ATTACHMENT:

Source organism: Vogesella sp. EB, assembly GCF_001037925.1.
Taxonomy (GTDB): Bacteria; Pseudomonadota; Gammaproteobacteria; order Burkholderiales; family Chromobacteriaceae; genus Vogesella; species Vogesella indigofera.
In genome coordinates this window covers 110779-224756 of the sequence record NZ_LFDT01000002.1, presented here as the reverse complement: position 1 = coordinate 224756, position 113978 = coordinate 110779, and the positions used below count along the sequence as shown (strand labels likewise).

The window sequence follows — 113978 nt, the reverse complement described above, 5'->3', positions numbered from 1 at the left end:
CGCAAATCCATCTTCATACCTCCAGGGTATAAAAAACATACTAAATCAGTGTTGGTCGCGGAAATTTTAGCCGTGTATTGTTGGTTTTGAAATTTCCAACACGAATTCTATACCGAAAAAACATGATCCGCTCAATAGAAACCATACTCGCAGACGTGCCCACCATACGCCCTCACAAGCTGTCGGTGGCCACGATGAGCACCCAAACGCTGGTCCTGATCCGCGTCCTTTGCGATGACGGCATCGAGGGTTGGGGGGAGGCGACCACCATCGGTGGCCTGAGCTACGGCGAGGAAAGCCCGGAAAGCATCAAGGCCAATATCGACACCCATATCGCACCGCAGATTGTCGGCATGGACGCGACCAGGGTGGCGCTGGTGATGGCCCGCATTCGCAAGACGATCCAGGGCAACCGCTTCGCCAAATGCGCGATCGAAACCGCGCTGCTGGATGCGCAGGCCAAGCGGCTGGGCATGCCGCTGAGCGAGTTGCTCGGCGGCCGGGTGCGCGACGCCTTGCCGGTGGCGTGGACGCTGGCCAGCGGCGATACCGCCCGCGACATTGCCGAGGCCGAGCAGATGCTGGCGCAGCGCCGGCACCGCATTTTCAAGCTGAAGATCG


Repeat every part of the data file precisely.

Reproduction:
Source organism: Vogesella sp. EB, assembly GCF_001037925.1.
Taxonomy (GTDB): Bacteria; Pseudomonadota; Gammaproteobacteria; order Burkholderiales; family Chromobacteriaceae; genus Vogesella; species Vogesella indigofera.
In genome coordinates this window covers 110779-224756 of the sequence record NZ_LFDT01000002.1, presented here as the reverse complement: position 1 = coordinate 224756, position 113978 = coordinate 110779, and the positions used below count along the sequence as shown (strand labels likewise).

The window sequence follows — 113978 nt, the reverse complement described above, 5'->3', positions numbered from 1 at the left end:
CGCAAATCCATCTTCATACCTCCAGGGTATAAAAAACATACTAAATCAGTGTTGGTCGCGGAAATTTTAGCCGTGTATTGTTGGTTTTGAAATTTCCAACACGAATTCTATACCGAAAAAACATGATCCGCTCAATAGAAACCATACTCGCAGACGTGCCCACCATACGCCCTCACAAGCTGTCGGTGGCCACGATGAGCACCCAAACGCTGGTCCTGATCCGCGTCCTTTGCGATGACGGCATCGAGGGTTGGGGGGAGGCGACCACCATCGGTGGCCTGAGCTACGGCGAGGAAAGCCCGGAAAGCATCAAGGCCAATATCGACACCCATATCGCACCGCAGATTGTCGGCATGGACGCGACCAGGGTGGCGCTGGTGATGGCCCGCATTCGCAAGACGATCCAGGGCAACCGCTTCGCCAAATGCGCGATCGAAACCGCGCTGCTGGATGCGCAGGCCAAGCGGCTGGGCATGCCGCTGAGCGAGTTGCTCGGCGGCCGGGTGCGCGACGCCTTGCCGGTGGCGTGGACGCTGGCCAGCGGCGATACCGCCCGCGACATTGCCGAGGCCGAGCAGATGCTGGCGCAGCGCCGGCACCGCATTTTCAAGCTGAAGATCG